Tick risk on the rise in Calgary, Alberta

By August 25, 2014Alerts, Diseases, Public Health
Tick 2

Engorged tick with mouth parts embedded

Pet owners in Calgary are finding more and more ticks after their furry companions have been outdoors. When the tick takes a blood meal, they enlarge in size making them more visible. In some cases, the patient arrives at our veterinary clinic to examine a “new mass” that has just appeared, only to find it is a firmly attached, engorged tick. The doctors at Midlake Veterinary Clinic are noticing that many of the pets have not been travelling outside of Calgary, so even local dogs and cats (and therefore people) are at risk.

So far, the most common exposure locales we have noticed at our clinic have been in south Calgary:

  • Fish Creek Provincial Park near Sikome Lake in the SE
  • Off leash area north of Canyon Meadows Drive at Bow Bottom Trail SE

For travelling dogs, the largest risk appears to be north of Edmonton, plus Saskatchewan and Manitoba.

Since ticks can carry various diseases, monitoring of any ticks found on animals is important for disease surveillance. They can transmit such diseases as Lyme disease, Tularemia, Rocky Mountain Spotted Fever, Ehrlichiosis, Anaplasmosis and Babesiosis.

Any disease that affects both animals AND humans is called a zoonotic disease. Lyme disease, caused by the bacterium Borrelia burgdorferi, is the most commonly known tick borne disease that affects both pets and people. It is carried by the black-legged tick (Ixodes species) in their saliva. Since animals are more prone to getting ticks than humans, animals act as great sentinels of regional Lyme disease activity and the potential for human exposure. Parliamentary Bill C-442 is the National Lyme Disease Strategy Act which addresses the challenges involved with early recognition and treatment of this disease in people. Monitoring exposure in the animal population is key to the success of minimizing the human risk of this disease, not to mention our pet population too. In Calgary, the first step pet owners and their veterinarians can take is identification of the tick species. This would assist health professionals in knowing if Lyme disease could be on the rise in the local community, putting both pets and humans at risk. To date, all ticks submitted by Midlake Veterinary Clinic for analysis have been Dermacentor species ticks, not Ixodes. So fortunately, no Lyme disease cases have been identified at our clinic.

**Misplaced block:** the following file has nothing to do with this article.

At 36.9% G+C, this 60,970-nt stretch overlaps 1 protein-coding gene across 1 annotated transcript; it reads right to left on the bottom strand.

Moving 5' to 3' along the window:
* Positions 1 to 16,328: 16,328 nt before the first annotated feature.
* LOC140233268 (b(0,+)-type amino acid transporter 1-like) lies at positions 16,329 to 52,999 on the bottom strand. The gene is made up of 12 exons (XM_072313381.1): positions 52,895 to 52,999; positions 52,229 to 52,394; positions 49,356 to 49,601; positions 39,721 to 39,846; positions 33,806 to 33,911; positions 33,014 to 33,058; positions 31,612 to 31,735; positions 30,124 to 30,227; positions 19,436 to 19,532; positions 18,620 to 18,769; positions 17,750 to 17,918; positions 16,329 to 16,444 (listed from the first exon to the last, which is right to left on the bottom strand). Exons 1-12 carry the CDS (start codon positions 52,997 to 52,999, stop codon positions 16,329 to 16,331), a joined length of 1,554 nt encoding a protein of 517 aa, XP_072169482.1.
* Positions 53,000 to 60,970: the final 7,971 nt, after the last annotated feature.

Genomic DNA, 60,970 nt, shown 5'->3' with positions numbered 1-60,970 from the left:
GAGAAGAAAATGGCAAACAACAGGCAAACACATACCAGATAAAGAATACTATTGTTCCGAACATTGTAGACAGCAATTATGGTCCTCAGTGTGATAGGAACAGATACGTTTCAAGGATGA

If you find a tick on your pet you can submit the tick for identification at various clinics in Calgary that participate in the Alberta Tick Surveillance Program. Additionally, a dog that has been exposed to a tick can be screened for many of the tick-borne diseases with a simple blood test.

Extracted tick with skin attached

To remove the tick:

  • Do not apply anything caustic to the tick such as matches, cigarettes, jellies or other chemicals as this may cause an infected tick to release bacteria into the wound.
  • Do not squash the tick making it unable to be identified.
  • Using tweezers gently grasp the head as close to the skin as possible and pull slowly with even pressure straight out. Do not twist.
  • Place the tick in a clean empty pill bottle or doubled Ziploc bag. No ventilation holes are required.
  • Take the tick(s) to a participating clinic, for submission to the Alberta Tick Surveillance Program.
  • If in doubt about removing the tick, ask your veterinary team for assistance.

Prevention of tick attachment is best achieved with a veterinary formulated parasiticide. Although there are various products available on the market, only a few of them have proven efficacy and safety studies available to the public. The better products are easy to apply pour-on solutions, not collars, which can be applied monthly as needed.

REMEMBER:

  • Some tick products are not broad spectrum and will not prevent attachment of all species of ticks.
  • Some products are HIGHLY TOXIC to cats, even those just sharing living space with a treated dog.
  • Some products are unsafe in young pups, young kittens and pregnant animals.

So ask your veterinary team which product is right for your family member.

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